The U.S. Department of Labor’s Occupational Safety and Health Administration (OSHA) has cited Dollar Tree Stores Inc. for exit, storage and fire hazards at a Marinette, Wisconsin, store. The national discount retailer faces $477,089 in penalties.
OSHA inspectors found the company exposed employees to fire hazards from obstructed and unmarked exit routes and blocked fire extinguishers, and failed to maintain fire extinguishers. The employer also exposed employees to struck-by hazards caused by unstable stacks of stored merchandise, and fire and electrical hazards associated with blocked electrical panels. OSHA cited the retailer for one other-than-serious, two repeat and three willful violations.
“OSHA continues to receive complaints about unsafe working conditions at Dollar Tree stores across the nation,” said Principal Deputy Assistant Secretary for Occupational Safety and Health Loren Sweatt. “This employer is required to follow the law, and comply with regulations that protect workers from injuries and fatalities.”
Additional information about OSHA requirements for keeping exits unobstructed is available in the agency’s Emergency Exit Routes fact sheet. OSHA’s Recommended Practices for Safety and Health Programs includes information on how to identify and assess hazards in the workplace.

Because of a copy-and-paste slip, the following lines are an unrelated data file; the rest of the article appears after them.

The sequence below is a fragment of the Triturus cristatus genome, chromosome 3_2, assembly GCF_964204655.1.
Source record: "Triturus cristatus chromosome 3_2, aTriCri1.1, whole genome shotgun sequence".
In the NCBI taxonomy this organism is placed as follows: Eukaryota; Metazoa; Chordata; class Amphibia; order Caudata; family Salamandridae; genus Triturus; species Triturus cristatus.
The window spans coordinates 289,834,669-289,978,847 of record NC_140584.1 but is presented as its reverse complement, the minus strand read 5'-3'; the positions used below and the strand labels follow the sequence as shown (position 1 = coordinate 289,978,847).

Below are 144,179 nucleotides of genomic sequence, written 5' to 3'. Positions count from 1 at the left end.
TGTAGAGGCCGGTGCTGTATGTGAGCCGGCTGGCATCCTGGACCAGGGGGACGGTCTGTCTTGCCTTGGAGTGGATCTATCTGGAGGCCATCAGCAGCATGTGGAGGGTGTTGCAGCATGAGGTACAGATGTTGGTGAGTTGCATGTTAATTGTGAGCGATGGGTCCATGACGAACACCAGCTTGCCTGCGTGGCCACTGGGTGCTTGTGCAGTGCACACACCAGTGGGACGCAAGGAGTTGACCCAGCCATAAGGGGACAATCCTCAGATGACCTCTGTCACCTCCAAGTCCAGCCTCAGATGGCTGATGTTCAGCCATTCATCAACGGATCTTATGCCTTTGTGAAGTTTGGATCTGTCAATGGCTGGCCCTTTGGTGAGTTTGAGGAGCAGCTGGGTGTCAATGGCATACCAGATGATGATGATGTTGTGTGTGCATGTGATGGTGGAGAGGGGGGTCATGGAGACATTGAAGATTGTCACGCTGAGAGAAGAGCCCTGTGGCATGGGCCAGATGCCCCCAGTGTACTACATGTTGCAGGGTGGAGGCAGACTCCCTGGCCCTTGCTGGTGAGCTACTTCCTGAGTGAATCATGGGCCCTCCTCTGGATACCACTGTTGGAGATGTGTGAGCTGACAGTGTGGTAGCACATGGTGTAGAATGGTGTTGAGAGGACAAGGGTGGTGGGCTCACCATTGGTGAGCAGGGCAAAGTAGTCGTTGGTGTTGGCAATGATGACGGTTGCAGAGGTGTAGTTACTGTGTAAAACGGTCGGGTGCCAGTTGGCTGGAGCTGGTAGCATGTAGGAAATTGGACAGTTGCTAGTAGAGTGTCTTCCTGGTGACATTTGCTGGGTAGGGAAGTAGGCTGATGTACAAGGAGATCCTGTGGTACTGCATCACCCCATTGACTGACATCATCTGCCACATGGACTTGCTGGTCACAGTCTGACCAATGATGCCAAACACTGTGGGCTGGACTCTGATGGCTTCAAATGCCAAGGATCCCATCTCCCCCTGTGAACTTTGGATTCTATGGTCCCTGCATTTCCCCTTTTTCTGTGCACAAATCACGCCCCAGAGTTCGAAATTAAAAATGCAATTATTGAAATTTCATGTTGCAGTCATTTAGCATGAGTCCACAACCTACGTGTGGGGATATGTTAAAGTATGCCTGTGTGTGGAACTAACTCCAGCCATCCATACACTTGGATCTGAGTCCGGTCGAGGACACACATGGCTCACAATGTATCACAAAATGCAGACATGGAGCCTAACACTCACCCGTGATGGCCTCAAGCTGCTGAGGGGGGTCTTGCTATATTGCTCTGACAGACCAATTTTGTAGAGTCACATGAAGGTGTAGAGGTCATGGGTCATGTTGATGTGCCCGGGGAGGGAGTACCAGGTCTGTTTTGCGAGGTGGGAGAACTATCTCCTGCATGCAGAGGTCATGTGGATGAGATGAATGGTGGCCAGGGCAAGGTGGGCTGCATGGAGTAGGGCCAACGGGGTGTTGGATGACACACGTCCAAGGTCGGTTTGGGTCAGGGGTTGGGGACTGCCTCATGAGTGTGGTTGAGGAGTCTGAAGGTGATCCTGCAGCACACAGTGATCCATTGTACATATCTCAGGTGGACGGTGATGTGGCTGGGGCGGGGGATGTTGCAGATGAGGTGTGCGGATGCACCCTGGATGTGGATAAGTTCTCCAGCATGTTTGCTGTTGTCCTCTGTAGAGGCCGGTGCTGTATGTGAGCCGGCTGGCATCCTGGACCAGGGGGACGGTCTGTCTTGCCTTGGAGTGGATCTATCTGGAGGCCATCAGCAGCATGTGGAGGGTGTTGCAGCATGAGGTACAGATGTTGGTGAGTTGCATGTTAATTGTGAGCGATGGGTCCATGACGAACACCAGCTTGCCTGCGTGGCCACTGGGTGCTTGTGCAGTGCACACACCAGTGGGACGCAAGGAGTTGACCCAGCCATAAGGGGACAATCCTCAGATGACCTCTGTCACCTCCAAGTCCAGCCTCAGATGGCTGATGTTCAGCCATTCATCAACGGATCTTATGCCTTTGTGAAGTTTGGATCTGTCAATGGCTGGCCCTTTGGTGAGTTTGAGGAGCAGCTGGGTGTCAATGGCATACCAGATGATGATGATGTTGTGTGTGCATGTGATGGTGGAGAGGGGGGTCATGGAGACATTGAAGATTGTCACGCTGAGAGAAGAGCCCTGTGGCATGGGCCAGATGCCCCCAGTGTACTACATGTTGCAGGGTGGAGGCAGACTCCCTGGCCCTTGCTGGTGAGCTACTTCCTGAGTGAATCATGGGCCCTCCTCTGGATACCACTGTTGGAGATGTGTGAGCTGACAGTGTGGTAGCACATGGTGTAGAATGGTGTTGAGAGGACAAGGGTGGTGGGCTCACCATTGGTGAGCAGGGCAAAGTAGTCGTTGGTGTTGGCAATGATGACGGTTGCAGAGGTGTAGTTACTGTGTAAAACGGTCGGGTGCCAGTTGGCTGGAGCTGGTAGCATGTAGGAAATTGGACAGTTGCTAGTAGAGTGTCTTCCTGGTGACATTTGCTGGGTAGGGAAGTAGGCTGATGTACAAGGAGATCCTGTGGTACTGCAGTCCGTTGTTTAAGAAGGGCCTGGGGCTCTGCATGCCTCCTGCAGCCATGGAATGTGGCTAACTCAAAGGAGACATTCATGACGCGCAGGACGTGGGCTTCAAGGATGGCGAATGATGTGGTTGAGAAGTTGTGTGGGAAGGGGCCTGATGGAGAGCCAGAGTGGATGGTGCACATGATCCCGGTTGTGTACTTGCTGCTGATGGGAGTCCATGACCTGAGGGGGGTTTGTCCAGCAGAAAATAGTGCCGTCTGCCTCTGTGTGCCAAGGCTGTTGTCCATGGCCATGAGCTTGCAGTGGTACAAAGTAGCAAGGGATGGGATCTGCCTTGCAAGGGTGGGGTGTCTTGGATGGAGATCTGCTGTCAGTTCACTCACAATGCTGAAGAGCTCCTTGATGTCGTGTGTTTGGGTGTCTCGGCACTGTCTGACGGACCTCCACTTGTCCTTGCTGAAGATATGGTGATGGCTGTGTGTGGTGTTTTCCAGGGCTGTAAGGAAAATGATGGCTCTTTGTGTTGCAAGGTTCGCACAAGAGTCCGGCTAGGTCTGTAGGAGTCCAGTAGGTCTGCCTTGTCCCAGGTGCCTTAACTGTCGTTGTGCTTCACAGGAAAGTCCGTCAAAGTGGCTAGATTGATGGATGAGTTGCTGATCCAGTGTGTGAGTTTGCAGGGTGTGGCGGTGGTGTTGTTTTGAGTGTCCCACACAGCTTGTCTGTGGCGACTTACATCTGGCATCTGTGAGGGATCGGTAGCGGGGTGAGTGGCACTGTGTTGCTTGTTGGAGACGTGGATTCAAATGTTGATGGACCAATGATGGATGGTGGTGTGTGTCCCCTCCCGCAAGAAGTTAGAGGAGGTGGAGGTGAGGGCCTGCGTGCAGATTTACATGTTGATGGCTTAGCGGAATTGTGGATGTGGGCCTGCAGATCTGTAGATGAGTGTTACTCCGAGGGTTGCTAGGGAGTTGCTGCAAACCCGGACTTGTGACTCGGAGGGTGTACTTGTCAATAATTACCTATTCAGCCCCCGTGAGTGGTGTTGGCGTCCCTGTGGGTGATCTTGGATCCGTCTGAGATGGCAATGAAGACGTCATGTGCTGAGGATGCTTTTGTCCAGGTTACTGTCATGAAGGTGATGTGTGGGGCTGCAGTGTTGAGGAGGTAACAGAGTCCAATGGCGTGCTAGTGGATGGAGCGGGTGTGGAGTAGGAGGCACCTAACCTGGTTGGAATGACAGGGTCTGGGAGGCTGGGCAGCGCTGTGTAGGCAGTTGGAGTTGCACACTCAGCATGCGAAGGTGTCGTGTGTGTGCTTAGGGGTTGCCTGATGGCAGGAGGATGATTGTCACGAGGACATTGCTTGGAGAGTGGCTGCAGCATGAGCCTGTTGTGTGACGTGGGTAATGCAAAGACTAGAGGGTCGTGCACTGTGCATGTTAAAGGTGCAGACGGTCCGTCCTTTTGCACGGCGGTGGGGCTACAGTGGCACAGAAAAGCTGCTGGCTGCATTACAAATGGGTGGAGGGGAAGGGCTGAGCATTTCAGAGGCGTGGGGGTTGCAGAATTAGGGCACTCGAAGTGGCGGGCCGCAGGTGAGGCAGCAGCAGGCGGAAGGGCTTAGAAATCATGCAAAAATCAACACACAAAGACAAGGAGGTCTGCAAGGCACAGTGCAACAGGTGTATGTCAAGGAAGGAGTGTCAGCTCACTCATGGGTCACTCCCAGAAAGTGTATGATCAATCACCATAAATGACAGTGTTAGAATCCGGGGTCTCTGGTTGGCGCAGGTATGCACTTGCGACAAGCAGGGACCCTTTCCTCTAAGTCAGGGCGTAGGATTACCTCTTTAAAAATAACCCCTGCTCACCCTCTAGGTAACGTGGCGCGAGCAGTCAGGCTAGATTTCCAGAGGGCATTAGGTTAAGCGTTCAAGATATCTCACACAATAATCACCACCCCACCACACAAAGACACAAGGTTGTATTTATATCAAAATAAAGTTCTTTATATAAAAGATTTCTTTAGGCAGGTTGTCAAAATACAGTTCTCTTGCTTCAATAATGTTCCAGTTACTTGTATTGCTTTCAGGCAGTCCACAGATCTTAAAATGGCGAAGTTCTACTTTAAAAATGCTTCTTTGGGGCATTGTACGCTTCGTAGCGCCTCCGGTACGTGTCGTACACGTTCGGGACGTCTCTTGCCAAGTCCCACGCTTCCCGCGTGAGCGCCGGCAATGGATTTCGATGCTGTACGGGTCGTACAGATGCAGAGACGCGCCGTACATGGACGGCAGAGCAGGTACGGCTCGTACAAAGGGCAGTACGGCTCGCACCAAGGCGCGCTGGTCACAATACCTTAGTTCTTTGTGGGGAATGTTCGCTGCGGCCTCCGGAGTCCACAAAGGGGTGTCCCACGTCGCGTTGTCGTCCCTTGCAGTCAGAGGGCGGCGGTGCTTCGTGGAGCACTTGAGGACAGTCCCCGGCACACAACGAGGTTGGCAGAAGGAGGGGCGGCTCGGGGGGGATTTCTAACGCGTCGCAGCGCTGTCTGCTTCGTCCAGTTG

The company has 15 business days from receipt of the citations and penalties to comply, request an informal conference with OSHA’s area director, or contest the findings before the independent Occupational Safety and Health Review Commission.
Under the Occupational Safety and Health Act of 1970, employers are responsible for providing safe and healthful workplaces for their employees. OSHA’s role is to help ensure these conditions for America’s working men and women by setting and enforcing standards, and providing training, education, and assistance. For more information, visit https://www.osha.gov.
The mission of the Department of Labor is to foster, promote and develop the welfare of the wage earners, job seekers and retirees of the United States; improve working conditions; advance opportunities for profitable employment; and assure work-related benefits and rights.